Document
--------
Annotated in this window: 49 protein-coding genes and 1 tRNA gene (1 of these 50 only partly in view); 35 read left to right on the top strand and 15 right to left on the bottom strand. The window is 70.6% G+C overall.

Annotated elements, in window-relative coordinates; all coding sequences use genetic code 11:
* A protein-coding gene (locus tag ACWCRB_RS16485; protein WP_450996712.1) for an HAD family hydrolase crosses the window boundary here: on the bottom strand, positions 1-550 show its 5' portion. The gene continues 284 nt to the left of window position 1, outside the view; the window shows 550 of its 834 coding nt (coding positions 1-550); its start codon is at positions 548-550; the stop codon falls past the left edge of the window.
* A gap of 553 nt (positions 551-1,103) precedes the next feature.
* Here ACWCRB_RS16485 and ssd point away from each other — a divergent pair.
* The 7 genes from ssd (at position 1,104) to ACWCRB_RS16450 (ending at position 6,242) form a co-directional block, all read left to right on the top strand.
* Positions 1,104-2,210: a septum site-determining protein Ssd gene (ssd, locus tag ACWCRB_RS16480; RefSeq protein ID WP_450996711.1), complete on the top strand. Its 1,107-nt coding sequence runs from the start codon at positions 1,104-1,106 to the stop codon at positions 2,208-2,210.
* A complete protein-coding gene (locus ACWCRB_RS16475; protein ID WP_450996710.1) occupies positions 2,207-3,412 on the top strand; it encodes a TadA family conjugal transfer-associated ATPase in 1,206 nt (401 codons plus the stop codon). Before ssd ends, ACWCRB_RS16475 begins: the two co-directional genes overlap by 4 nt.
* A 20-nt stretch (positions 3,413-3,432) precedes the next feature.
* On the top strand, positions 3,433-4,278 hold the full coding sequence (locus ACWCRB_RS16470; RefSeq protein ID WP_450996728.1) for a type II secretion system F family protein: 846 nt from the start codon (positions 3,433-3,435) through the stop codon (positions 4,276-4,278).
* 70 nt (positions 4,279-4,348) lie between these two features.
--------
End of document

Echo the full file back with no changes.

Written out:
Annotated in this window: 49 protein-coding genes and 1 tRNA gene (1 of these 50 only partly in view); 35 read left to right on the top strand and 15 right to left on the bottom strand. The window is 70.6% G+C overall.

Annotated elements, in window-relative coordinates; all coding sequences use genetic code 11:
* A protein-coding gene (locus tag ACWCRB_RS16485; protein WP_450996712.1) for an HAD family hydrolase crosses the window boundary here: on the bottom strand, positions 1-550 show its 5' portion. The gene continues 284 nt to the left of window position 1, outside the view; the window shows 550 of its 834 coding nt (coding positions 1-550); its start codon is at positions 548-550; the stop codon falls past the left edge of the window.
* A gap of 553 nt (positions 551-1,103) precedes the next feature.
* Here ACWCRB_RS16485 and ssd point away from each other — a divergent pair.
* The 7 genes from ssd (at position 1,104) to ACWCRB_RS16450 (ending at position 6,242) form a co-directional block, all read left to right on the top strand.
* Positions 1,104-2,210: a septum site-determining protein Ssd gene (ssd, locus tag ACWCRB_RS16480; RefSeq protein ID WP_450996711.1), complete on the top strand. Its 1,107-nt coding sequence runs from the start codon at positions 1,104-1,106 to the stop codon at positions 2,208-2,210.
* A complete protein-coding gene (locus ACWCRB_RS16475; protein ID WP_450996710.1) occupies positions 2,207-3,412 on the top strand; it encodes a TadA family conjugal transfer-associated ATPase in 1,206 nt (401 codons plus the stop codon). Before ssd ends, ACWCRB_RS16475 begins: the two co-directional genes overlap by 4 nt.
* A 20-nt stretch (positions 3,413-3,432) precedes the next feature.
* On the top strand, positions 3,433-4,278 hold the full coding sequence (locus ACWCRB_RS16470; RefSeq protein ID WP_450996728.1) for a type II secretion system F family protein: 846 nt from the start codon (positions 3,433-3,435) through the stop codon (positions 4,276-4,278).
* 70 nt (positions 4,279-4,348) lie between these two features.